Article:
He credits his fellow soldier George Boheler, who he reconnected with through the Internet, with saving his life. Arnold was in a room by himself. A German soldier was trying to get in and Boheler shot and killed him within 5 feet of Arnold.
Another narrow escape occurred when Arnold was crossing the Elbe River in Germany in April 1945. As he was unloading his truck and gun onto land, his truck was bombed. He ponders why they allowed him to reach land. “I’ll never know to this day why they didn’t shoot me out of the water.”
When he got out and drove up to the street, he felt the first bullet graze by his head. “You talk about a fellow that could run fast. I got out of his way. He didn’t get a second shot at me.”
Arnold tells the story modestly, but he received The Bronze Star for his quick action. The commendation for the medal said, “While Sergeant Arnold was putting his 57mm gun into position to cover an open field near Walternienburg, when an enemy Mark VI tank opened fire and demolished his truck. Sergeant Arnold and another enlisted man, with disregard for their personal safety, immediately manned the gun and engaged the enemy tank hitting it several times and causing it to withdraw. He again manned the gun when they were attacked a short time later by enemy infantry and high velocity guns but his accurate fire pinned them down until friendly artillery was brought to bear on them. Sergeant Arnold's initiative, quick thinking and heroic devotion to duty merit great praise and are in keeping with the finest military traditions.”
Arnold’s artifacts shown to staff included an orange flyer sent out by Gen. Dwight Eisenhower to Germans advising them they could surrender. If they surrendered and brought the paper with them, they would be safe. Arnold may not show outward damage from his service, but he does suffer a hearing loss from firing a 57 mm anti-tank gun and other explosions. His gun shot a bullet weighing 6 pounds and capable of traveling at 330 feet in a second Arnold says he receives fine care at the Veterans Administration Hospital in Lexington where he gets his hearing aids and other care.
The end of the war was a cause for celebration. After years of living with the rations, he really indulged when those days ended. “When I was discharged and went to Post Exchange. I bought all the candy. All the chewing gum I could get. Do you know who got it? I gave every bit of it to her. I didn’t even give my mother one piece. That shows what kind of love I had,” he says casting a smile at Jean.
A rare souvenir Arnold showed was a leather belt for no bigger than a teen-age boy’s waist. It had belonged to a German soldier. “Hitler really got excited near the end. He started taking in young boys — 12, 13 and 14 years old. This shows you how big some of them were.”
Arnold considers his enlistment during the Korean War, which was spent at Fort Knox, as God’s time to get his attention. When he returned home, he never went back to the farm. He started preaching in a small chapel in Garrard County. He studied at Sue Bennett Junior College in London for two years before completing his degree at Eastern Kentucky University.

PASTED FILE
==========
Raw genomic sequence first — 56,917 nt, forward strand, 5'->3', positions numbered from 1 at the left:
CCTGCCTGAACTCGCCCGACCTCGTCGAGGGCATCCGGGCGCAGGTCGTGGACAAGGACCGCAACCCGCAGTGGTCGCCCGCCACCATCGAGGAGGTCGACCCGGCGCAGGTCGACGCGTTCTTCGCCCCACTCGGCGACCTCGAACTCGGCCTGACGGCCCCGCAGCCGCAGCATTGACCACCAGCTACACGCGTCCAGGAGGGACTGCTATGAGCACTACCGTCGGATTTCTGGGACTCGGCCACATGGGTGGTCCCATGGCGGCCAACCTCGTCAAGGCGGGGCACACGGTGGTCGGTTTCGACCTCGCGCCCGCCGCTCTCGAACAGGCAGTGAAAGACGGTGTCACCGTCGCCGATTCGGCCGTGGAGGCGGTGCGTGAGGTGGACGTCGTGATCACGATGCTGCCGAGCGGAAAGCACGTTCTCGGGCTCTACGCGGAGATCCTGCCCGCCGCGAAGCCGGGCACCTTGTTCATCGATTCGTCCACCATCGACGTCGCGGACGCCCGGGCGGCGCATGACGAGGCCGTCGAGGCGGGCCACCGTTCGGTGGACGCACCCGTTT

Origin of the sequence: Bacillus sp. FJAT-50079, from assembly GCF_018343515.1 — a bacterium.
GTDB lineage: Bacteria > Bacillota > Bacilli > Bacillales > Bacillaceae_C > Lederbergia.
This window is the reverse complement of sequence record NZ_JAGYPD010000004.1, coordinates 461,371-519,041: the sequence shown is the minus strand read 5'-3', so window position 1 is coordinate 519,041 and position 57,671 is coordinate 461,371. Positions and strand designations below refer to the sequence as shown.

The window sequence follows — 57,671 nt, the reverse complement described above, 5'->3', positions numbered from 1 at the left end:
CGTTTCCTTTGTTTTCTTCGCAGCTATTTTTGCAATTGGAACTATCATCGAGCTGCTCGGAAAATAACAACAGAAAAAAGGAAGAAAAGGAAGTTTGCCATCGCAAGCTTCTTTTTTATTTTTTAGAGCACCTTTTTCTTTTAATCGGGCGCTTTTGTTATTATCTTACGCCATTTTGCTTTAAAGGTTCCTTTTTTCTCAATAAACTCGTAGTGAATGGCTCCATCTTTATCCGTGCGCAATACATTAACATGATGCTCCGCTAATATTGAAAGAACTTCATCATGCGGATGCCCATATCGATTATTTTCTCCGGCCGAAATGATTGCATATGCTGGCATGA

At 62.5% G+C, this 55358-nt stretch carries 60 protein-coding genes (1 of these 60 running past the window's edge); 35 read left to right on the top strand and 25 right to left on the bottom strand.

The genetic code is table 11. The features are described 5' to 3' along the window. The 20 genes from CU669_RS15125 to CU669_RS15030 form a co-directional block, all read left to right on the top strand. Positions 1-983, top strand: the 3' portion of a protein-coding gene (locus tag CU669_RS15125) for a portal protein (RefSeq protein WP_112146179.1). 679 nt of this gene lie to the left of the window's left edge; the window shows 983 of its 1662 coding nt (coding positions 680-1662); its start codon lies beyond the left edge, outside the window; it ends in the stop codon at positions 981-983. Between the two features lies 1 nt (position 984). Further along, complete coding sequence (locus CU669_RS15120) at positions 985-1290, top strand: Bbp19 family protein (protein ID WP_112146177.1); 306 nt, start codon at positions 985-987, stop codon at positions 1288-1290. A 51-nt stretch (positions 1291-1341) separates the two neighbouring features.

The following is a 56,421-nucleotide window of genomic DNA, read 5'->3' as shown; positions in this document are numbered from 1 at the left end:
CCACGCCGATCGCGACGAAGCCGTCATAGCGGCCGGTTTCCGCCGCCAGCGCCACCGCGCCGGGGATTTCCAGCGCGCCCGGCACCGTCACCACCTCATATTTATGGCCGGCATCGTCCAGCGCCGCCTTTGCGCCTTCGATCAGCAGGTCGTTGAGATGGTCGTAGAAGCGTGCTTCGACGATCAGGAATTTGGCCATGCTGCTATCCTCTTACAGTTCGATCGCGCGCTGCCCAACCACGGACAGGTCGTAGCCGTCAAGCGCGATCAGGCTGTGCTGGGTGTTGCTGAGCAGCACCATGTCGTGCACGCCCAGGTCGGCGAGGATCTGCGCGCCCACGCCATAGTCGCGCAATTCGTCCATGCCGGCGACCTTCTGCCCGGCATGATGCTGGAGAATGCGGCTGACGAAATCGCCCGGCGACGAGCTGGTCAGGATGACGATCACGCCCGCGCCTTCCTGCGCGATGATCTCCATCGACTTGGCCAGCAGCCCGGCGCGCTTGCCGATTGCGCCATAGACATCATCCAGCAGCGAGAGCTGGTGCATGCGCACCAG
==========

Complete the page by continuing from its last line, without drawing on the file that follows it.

He still has two living sisters, one 97 and one 91. A younger brother is on the verge of 90. “I’m hoping he can live all next year so all four of us can be in our 90s.”
Arnold had put all his service behind him. He and his brothers worked side by side on the farm and never discussed it. “My brothers and I never talked about it. For 50 years I never did anything about it.” When his sons started asking questions, Arnold began to share his story.
One of his sons, Ricky, teaches in Garrard schools. His other son, Bill, is a professor at Asbury Seminary. Arnold wrote his memories and gave all the information Bill to use on a website. Click here to see website
When they posted the information online, he was able to connect with Boheler. Boheler’s granddaughter saw the website and contacted them for her grandfather. They had a reunion in northern Kentucky.
Jean said when she attended the reunion she learned a lot as the two swapped memories. “I think that it is important to hear their stories because many of them haven’t told it.”
Arnold’s efforts as a soldier were rewarded. One of the medals he received was the European-African-Middle Eastern Service Medal with five stars, one for each battle. “Those are battle stars. It doesn’t mean you had a little scrimmage. Like the Battle of the Hedgerows, that was six weeks. That’s one star.”
Arnold says today’s soldiers face hard circumstances. “We knew who the enemy was. We knew where they were. We knew how we going to find them. … But today I say they are a bunch of cowards. They won’t come out and fight. They get a bomb around them and go out and bomb a car. They blow a bunch of people up and destroy them.”